Chronic prostatitis and sensory urgency: whose pain is it?

Ricardo R. Gonzalez, Alexis E. Te

Research output: Contribution to journalReview articlepeer-review

2 Scopus citations


Difficulties encountered in diagnosing and effectively treating chronic prostatitis/chronic pelvic pain syndrome (CP/CPPS) is frustrating for clinicians and patients. Scientific evidence cannot establish an exact relationship between the prostate and the symptoms of CP/CPPS, and the prostate continues to be the diagnosis of convenience in this complex syndrome in men. However, if the pain is not the prostate's, whose pain is it? A heterogeneous group of insults can result in a common neurogenic pain response, resulting in recurring pain and voiding or sexual dysfunction. To add to this dilemma, certain life-threatening diagnoses, such as carcinoma-in-situ, is in the differential diagnosis and must be excluded. Urodynamics may be useful in evaluating and treating patients whose voiding symptoms predominate. However, many patients with CP/CPPS will not have measurable abnormalities by conventional methods and likely suffer from a functional somatic syndrome that is best treated with a multimodality approach.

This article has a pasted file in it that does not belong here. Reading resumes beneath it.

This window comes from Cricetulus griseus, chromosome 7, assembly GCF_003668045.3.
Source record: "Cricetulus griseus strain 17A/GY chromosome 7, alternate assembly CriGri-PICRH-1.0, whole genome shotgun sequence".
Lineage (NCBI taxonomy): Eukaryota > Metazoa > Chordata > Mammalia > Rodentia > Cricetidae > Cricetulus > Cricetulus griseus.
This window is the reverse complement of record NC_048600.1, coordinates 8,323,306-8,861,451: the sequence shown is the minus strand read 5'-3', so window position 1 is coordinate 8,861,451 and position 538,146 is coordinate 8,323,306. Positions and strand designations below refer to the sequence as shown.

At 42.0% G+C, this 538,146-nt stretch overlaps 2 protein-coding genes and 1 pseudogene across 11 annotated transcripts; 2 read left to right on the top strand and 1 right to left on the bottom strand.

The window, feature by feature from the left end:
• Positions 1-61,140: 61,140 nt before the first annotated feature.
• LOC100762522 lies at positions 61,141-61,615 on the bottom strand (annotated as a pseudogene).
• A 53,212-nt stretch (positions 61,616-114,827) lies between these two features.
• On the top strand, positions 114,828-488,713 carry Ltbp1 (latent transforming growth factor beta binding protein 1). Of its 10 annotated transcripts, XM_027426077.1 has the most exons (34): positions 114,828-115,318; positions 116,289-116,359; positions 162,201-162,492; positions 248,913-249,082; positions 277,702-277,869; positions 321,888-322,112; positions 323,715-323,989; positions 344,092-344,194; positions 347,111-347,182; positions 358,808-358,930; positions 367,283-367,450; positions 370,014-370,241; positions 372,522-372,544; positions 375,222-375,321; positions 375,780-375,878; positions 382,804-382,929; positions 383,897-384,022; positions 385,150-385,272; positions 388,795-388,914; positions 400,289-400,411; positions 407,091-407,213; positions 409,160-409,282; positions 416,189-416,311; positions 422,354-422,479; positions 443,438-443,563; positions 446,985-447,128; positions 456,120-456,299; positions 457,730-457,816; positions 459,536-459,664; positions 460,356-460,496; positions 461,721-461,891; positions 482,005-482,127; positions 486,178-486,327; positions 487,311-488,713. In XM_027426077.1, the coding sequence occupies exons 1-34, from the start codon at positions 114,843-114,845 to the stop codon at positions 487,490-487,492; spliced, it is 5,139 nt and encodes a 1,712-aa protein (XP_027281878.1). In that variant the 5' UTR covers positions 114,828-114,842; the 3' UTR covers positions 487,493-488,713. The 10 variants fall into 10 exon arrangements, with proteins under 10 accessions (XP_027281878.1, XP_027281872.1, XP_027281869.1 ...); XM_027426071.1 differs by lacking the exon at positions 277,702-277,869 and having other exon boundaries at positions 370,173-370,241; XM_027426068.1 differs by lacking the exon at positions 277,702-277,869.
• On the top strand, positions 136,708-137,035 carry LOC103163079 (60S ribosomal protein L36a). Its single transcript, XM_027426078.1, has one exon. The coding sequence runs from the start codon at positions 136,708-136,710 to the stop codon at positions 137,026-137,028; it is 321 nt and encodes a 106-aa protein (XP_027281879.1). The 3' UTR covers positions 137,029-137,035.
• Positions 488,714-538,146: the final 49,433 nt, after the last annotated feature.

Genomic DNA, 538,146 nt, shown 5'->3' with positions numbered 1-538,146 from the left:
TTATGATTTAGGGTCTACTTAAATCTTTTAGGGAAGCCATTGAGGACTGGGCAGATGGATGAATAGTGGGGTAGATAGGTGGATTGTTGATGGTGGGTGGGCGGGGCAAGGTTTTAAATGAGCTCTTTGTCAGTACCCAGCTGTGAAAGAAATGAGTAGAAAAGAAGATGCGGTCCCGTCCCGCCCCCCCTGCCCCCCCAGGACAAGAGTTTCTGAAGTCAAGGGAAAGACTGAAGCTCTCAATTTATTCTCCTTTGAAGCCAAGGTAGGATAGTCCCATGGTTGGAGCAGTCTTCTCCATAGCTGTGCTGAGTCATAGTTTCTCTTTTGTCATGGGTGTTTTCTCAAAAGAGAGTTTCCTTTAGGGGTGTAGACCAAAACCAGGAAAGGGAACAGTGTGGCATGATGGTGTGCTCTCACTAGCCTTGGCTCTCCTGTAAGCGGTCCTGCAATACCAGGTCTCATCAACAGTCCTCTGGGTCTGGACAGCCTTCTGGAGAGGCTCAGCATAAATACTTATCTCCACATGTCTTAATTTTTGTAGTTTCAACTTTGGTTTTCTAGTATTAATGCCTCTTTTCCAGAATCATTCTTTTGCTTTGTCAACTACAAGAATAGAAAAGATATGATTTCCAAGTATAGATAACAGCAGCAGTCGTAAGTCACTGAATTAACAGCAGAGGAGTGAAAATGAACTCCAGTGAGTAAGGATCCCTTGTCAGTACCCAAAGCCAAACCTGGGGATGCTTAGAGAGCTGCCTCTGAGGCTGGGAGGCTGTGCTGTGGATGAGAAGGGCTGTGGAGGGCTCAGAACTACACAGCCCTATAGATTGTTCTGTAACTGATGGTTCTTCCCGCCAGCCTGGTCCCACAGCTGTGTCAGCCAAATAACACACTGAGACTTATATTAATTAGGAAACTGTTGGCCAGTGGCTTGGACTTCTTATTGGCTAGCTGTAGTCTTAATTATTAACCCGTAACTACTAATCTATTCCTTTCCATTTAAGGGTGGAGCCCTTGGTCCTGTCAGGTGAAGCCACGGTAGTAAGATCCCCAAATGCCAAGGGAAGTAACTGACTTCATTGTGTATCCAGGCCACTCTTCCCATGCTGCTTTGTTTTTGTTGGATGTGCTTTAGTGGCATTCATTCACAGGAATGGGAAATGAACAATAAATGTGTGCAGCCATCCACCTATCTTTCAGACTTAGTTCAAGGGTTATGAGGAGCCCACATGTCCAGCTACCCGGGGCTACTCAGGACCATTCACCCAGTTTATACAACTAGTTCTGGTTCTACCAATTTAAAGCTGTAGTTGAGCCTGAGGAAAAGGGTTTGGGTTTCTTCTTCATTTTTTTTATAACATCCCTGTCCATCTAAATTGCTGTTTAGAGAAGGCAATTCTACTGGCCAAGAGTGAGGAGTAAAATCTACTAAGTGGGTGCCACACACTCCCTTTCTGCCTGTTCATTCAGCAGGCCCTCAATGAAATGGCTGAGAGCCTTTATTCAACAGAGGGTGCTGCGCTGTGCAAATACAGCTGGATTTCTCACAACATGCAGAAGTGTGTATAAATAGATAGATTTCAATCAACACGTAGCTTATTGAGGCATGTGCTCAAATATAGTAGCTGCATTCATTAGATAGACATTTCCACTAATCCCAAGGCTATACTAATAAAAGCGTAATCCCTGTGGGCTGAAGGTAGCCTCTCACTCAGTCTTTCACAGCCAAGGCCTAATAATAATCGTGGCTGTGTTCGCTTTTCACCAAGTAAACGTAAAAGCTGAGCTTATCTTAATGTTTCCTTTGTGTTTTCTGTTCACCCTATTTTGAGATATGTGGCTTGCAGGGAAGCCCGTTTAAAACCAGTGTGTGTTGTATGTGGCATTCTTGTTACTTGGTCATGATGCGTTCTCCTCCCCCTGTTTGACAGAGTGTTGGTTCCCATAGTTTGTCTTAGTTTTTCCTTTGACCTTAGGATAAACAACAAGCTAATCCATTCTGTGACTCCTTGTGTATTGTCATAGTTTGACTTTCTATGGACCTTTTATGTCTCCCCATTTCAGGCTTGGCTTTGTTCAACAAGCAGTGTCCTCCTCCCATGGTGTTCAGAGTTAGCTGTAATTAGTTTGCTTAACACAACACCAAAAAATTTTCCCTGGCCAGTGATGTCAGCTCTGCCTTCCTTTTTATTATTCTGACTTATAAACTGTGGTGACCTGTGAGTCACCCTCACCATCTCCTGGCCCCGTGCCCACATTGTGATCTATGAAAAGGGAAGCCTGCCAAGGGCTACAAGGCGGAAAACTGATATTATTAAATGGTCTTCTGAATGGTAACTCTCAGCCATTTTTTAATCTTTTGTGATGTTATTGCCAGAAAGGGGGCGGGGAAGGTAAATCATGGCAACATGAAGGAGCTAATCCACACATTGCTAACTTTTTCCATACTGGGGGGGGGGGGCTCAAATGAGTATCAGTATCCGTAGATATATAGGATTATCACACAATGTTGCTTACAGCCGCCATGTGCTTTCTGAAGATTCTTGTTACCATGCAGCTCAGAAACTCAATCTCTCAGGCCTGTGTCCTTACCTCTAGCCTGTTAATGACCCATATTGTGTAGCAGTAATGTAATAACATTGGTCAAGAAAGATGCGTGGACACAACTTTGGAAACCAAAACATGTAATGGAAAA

Original languageEnglish (US)
Pages (from-to)437-441
Number of pages5
JournalCurrent Urology Reports
Issue number6
StatePublished - Dec 2004

ASJC Scopus subject areas

  • Urology


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